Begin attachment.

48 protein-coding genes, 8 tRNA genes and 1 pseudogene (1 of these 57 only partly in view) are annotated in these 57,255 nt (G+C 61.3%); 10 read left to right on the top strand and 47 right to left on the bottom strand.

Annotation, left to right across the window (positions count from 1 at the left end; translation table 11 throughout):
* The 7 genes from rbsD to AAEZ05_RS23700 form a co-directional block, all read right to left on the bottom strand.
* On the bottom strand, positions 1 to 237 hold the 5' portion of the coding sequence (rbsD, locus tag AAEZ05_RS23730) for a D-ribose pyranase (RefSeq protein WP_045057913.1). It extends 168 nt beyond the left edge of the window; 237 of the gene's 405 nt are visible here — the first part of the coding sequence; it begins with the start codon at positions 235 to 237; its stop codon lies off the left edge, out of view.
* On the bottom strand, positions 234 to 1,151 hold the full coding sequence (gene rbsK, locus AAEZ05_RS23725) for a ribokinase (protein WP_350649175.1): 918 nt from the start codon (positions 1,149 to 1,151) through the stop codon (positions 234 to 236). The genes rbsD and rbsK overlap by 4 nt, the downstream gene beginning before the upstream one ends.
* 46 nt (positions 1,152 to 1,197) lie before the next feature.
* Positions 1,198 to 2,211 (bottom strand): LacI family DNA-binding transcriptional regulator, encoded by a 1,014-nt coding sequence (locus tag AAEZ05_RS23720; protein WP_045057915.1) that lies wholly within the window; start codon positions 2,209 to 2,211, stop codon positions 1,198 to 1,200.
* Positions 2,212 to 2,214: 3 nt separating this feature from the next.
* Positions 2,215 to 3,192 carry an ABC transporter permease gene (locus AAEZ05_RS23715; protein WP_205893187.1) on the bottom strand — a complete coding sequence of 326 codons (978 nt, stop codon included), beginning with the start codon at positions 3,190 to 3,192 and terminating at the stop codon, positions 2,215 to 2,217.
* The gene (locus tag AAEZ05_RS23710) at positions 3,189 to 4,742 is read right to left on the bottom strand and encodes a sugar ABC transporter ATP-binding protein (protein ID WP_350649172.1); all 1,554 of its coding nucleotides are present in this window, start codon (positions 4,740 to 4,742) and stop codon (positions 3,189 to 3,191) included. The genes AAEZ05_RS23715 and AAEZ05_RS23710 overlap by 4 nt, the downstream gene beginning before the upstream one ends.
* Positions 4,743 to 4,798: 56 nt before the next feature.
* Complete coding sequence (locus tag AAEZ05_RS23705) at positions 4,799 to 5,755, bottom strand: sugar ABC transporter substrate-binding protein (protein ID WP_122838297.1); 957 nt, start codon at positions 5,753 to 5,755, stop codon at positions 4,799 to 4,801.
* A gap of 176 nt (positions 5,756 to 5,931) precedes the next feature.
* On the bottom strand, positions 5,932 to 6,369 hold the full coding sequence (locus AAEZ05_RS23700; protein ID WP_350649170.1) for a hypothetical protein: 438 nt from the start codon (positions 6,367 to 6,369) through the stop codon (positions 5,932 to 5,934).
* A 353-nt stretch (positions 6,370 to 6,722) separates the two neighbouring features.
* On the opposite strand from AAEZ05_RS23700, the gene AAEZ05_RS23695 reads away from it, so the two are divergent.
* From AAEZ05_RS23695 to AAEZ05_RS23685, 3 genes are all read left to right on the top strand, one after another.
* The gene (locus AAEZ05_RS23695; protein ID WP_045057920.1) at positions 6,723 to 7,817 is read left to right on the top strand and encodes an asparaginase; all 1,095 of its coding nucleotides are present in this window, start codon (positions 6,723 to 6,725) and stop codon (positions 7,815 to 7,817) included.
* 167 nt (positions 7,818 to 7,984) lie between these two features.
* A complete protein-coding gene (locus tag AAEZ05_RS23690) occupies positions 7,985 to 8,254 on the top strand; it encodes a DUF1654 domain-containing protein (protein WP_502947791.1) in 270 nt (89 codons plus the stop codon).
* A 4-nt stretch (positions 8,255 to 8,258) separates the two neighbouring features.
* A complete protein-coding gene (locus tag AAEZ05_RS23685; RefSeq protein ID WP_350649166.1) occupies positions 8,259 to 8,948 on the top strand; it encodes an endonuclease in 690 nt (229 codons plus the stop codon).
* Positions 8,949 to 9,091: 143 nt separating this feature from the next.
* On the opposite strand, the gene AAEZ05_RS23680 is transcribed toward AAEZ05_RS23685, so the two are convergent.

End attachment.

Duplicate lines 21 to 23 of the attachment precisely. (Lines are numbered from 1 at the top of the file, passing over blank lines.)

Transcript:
* A 4-nt stretch (positions 8,255 to 8,258) separates the two neighbouring features.
* A complete protein-coding gene (locus tag AAEZ05_RS23685; RefSeq protein ID WP_350649166.1) occupies positions 8,259 to 8,948 on the top strand; it encodes an endonuclease in 690 nt (229 codons plus the stop codon).
* Positions 8,949 to 9,091: 143 nt separating this feature from the next.